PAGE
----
Upstream Color ★★★★½

Filtering into the audience’s eyes and minds like an eerie kind of infection, Shane Carruth’s second feature suspends the viewer in its dream-state of loose association and surreal concepts.

It’s a film unafraid to be utterly filmic, using sound and vision in non-conventional ways to construct mood as a storytelling element. While Amy Seimetz and Carruth play the hesitant connection and eventual romance between these damaged, unsure characters with heart and vulnerability, so many other elements of the film add to the story; the gorgeous cinematography, the colour palette, the score and sound design which works so well as to be a character in its own right.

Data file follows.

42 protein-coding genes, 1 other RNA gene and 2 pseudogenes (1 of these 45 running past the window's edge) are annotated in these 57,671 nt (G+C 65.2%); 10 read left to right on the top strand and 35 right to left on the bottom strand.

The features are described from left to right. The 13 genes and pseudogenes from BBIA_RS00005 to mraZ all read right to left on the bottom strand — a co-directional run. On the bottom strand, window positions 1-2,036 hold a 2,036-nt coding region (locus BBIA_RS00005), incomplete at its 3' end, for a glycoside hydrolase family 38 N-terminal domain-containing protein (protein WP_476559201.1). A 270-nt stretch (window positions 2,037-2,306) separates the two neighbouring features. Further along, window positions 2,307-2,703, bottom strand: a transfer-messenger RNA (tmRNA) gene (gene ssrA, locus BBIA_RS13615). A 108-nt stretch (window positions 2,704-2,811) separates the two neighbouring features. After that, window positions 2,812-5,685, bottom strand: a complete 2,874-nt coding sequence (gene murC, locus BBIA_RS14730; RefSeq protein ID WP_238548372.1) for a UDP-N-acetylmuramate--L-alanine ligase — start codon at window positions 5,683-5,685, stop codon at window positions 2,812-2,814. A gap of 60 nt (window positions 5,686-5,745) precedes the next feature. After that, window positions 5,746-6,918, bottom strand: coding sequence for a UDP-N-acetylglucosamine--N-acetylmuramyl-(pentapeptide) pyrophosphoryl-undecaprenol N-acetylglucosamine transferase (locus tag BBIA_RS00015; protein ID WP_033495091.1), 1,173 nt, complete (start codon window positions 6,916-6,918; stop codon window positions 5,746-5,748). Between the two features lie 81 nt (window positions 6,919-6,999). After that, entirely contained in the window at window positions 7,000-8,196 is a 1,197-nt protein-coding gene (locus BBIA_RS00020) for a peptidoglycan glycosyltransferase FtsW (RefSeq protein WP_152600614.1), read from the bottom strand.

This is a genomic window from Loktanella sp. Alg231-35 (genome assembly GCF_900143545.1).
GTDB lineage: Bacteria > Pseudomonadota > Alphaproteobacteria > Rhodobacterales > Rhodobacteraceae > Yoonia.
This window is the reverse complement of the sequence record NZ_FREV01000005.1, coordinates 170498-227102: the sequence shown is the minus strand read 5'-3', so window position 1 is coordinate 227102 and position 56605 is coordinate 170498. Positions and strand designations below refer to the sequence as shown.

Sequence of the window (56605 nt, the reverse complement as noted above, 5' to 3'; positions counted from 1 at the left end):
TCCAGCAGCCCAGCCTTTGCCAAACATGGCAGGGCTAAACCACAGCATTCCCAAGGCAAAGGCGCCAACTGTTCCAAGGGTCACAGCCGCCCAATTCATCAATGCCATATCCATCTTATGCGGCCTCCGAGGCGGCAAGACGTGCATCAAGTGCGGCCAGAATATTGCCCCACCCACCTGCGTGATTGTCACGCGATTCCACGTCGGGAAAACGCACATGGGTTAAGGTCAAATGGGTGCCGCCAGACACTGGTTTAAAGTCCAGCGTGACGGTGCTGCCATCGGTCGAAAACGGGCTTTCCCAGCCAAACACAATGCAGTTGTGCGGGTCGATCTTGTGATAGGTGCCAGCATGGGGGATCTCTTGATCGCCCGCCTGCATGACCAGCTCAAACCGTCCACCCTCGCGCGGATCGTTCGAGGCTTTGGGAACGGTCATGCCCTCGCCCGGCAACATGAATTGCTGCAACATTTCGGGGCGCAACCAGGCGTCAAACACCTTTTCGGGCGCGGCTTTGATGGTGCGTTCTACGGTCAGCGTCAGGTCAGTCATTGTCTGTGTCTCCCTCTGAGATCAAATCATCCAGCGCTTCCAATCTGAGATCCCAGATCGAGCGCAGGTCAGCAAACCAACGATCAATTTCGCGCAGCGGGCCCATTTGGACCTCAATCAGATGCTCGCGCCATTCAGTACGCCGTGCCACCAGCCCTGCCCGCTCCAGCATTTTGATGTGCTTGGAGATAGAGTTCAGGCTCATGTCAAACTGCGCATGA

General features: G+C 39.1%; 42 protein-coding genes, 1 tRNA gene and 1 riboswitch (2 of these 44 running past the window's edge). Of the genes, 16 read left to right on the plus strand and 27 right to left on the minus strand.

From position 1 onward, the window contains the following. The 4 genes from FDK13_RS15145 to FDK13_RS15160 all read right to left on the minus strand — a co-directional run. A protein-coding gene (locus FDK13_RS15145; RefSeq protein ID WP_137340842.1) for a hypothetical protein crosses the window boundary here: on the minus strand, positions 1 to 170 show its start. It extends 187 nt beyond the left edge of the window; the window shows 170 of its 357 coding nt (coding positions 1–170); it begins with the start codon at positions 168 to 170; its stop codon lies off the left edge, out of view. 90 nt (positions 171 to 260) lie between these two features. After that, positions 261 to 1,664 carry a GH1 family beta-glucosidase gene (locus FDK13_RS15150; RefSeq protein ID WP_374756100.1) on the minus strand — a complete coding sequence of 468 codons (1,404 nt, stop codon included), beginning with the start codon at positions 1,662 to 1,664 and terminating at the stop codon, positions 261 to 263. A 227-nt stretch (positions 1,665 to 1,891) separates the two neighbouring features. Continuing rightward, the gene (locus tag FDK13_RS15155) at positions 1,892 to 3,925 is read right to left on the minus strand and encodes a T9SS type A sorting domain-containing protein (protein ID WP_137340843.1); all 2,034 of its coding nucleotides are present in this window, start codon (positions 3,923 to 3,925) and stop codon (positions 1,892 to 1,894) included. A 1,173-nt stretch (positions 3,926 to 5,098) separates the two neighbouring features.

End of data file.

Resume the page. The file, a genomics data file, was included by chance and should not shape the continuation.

One can draw a throughline of interest in how humans relate to the natural world connecting Carruth’s two features. If PRIMER is about the damage caused by running up against the hard, unyielding physical laws of the universe, then UPSTREAM is about the tension between accepting that we are simply biological organisms and reckoning with what consciousness means in light of that. Where does that intangible thing that makes us human reside? It’s richly ambiguous, and never less than gripping.

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